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Alan A. Stocker, Najib Majaj, Chris Tailby, J. Anthony Movshon, Eero P. Simoncelli; Decoding velocity from population responses in area MT of the macaque. Journal of Vision 2009;9(8):741. doi: 10.1167/9.8.741.
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© ARVO (1962-2015); The Authors (2016-present)
The responses of neurons in area MT are thought to underlie the perception of visual motion in primates. However, recent studies indicate that the speed tuning of these neurons changes substantially as contrast is reduced (Pack et al., 2003; Krekelberg et al., 2006), in a way that seems inconsistent with the reduction in perceived velocity seen psychophysically.
To understand this apparent discrepancy, we measured the responses of MT neurons in anaesthetized macaque to a broad-band compound grating stimulus for a broad range of velocities and contrasts. We presented the same stimuli to all neurons, adjusted only for receptive field location and preferred direction. As in previous studies, contrast profoundly affected the responses of the neurons, producing shifts of their preferred velocities toward slower speeds, as well as changes in response amplitude and tuning bandwidth. We constructed a “labeled-line” velocity decoder that operates on a neural population that includes the measured set of 59 neurons, along with a “mirror” set tuned for the opposite direction. We find that operating on this population that represents both positive and negative velocities allows the decoder to capture the key characteristics of human velocity estimation and discrimination, including speed biases at low stimulus contrast.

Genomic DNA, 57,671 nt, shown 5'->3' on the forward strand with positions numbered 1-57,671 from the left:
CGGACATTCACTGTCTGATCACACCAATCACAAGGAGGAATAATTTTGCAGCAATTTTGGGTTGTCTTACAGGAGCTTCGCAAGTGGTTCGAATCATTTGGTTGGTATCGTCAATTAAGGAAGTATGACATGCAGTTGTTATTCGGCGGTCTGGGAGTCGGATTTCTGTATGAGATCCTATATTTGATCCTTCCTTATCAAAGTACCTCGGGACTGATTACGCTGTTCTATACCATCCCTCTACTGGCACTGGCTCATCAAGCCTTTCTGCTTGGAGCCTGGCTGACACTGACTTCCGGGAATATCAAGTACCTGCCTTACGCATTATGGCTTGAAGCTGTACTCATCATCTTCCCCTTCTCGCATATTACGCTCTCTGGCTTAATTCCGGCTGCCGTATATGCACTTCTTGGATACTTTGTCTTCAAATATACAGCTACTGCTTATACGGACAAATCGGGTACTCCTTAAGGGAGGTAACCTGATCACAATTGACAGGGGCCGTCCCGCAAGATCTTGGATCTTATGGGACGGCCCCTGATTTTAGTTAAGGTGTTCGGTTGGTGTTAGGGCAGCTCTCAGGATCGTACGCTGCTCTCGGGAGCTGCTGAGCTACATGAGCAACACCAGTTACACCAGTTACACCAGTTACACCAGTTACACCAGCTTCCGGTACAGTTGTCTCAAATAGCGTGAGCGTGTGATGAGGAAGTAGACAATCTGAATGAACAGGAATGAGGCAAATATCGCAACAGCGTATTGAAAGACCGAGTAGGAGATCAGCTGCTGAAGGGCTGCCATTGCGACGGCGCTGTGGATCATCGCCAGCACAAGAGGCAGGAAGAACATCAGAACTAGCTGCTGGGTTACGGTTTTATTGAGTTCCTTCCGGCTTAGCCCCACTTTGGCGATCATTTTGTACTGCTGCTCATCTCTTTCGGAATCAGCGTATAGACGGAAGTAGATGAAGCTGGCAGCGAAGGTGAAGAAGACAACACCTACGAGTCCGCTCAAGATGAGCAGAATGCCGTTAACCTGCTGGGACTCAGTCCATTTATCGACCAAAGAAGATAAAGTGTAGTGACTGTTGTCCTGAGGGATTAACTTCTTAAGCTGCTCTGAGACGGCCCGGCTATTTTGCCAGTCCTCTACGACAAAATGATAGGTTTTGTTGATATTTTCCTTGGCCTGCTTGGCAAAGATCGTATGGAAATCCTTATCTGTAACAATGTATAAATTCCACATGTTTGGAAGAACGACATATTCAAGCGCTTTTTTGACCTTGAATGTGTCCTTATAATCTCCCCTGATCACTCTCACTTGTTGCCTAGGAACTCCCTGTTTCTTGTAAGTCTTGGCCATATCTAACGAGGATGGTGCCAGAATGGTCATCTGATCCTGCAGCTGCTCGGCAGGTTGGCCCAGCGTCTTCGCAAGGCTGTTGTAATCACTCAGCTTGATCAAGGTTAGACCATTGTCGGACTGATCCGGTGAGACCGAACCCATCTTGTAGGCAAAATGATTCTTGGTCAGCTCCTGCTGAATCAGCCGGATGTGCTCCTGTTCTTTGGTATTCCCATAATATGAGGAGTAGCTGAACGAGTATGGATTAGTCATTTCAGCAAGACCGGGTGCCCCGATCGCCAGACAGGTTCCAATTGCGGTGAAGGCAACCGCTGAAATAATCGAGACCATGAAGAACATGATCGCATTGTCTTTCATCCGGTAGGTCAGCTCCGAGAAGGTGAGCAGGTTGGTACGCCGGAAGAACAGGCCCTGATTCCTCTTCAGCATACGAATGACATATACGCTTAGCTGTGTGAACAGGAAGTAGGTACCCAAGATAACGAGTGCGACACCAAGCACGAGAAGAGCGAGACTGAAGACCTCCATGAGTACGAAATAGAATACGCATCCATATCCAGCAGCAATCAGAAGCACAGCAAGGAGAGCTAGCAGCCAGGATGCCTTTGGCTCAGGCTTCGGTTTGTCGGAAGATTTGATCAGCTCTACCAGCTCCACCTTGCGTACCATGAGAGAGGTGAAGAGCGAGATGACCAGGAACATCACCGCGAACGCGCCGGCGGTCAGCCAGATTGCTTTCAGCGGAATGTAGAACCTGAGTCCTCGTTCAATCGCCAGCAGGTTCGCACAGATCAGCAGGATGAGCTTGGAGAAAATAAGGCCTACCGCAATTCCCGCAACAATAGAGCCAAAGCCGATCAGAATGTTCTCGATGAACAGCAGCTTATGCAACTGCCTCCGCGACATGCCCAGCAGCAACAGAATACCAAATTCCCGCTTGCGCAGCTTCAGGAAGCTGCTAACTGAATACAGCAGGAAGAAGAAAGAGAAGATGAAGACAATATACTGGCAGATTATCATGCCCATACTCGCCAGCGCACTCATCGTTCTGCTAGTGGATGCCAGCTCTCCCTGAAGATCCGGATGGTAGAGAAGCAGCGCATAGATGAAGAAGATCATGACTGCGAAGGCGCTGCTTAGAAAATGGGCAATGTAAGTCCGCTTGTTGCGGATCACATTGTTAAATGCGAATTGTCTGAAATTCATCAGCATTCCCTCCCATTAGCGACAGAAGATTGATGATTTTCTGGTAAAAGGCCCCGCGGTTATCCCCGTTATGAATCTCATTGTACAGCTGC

We also examined optimal linear and (non-linear) Bayesian decoders, and found that they produce nearly veridical percepts when operating on the full neural population. Restricting these decoders to operate on a small set of model neurons whose response properties are obtained by averaging over subsets of neurons with similar tuning leads to qualitatively good matches to the perceptual data, but only when the decoder is optimized for stimuli drawn from naturalistic prior distributions over speed and contrast. We conclude that MT response characteristics are well matched to the statistics of the natural world, such that linear decoding is close to optimal.
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